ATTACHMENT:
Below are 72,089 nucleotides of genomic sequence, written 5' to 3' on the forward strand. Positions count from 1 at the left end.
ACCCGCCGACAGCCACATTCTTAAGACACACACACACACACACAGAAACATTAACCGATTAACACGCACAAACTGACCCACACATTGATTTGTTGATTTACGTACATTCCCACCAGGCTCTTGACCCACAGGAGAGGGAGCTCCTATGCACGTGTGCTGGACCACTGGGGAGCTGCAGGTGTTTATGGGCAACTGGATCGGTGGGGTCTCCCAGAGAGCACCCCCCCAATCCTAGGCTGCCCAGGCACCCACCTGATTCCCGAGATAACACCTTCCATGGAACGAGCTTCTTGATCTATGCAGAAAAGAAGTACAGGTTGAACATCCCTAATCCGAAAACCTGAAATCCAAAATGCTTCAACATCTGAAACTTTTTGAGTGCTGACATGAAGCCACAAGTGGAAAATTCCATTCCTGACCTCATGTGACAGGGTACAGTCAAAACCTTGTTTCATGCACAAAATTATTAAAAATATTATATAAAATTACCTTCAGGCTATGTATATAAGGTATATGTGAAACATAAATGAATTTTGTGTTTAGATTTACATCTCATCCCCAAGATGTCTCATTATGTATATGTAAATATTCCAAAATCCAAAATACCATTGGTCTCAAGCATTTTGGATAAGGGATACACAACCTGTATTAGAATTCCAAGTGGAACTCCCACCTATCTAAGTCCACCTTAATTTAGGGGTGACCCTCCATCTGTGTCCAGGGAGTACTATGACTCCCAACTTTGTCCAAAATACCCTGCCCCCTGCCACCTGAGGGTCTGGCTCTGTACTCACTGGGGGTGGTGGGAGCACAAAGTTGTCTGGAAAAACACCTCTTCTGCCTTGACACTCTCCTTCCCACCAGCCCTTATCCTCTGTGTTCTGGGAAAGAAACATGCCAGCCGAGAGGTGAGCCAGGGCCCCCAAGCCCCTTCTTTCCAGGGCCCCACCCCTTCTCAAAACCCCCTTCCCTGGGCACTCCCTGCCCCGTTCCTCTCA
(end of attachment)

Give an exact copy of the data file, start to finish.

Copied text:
Below are 72,089 nucleotides of genomic sequence, written 5' to 3' on the forward strand. Positions count from 1 at the left end.
ACCCGCCGACAGCCACATTCTTAAGACACACACACACACACACAGAAACATTAACCGATTAACACGCACAAACTGACCCACACATTGATTTGTTGATTTACGTACATTCCCACCAGGCTCTTGACCCACAGGAGAGGGAGCTCCTATGCACGTGTGCTGGACCACTGGGGAGCTGCAGGTGTTTATGGGCAACTGGATCGGTGGGGTCTCCCAGAGAGCACCCCCCCAATCCTAGGCTGCCCAGGCACCCACCTGATTCCCGAGATAACACCTTCCATGGAACGAGCTTCTTGATCTATGCAGAAAAGAAGTACAGGTTGAACATCCCTAATCCGAAAACCTGAAATCCAAAATGCTTCAACATCTGAAACTTTTTGAGTGCTGACATGAAGCCACAAGTGGAAAATTCCATTCCTGACCTCATGTGACAGGGTACAGTCAAAACCTTGTTTCATGCACAAAATTATTAAAAATATTATATAAAATTACCTTCAGGCTATGTATATAAGGTATATGTGAAACATAAATGAATTTTGTGTTTAGATTTACATCTCATCCCCAAGATGTCTCATTATGTATATGTAAATATTCCAAAATCCAAAATACCATTGGTCTCAAGCATTTTGGATAAGGGATACACAACCTGTATTAGAATTCCAAGTGGAACTCCCACCTATCTAAGTCCACCTTAATTTAGGGGTGACCCTCCATCTGTGTCCAGGGAGTACTATGACTCCCAACTTTGTCCAAAATACCCTGCCCCCTGCCACCTGAGGGTCTGGCTCTGTACTCACTGGGGGTGGTGGGAGCACAAAGTTGTCTGGAAAAACACCTCTTCTGCCTTGACACTCTCCTTCCCACCAGCCCTTATCCTCTGTGTTCTGGGAAAGAAACATGCCAGCCGAGAGGTGAGCCAGGGCCCCCAAGCCCCTTCTTTCCAGGGCCCCACCCCTTCTCAAAACCCCCTTCCCTGGGCACTCCCTGCCCCGTTCCTCTCA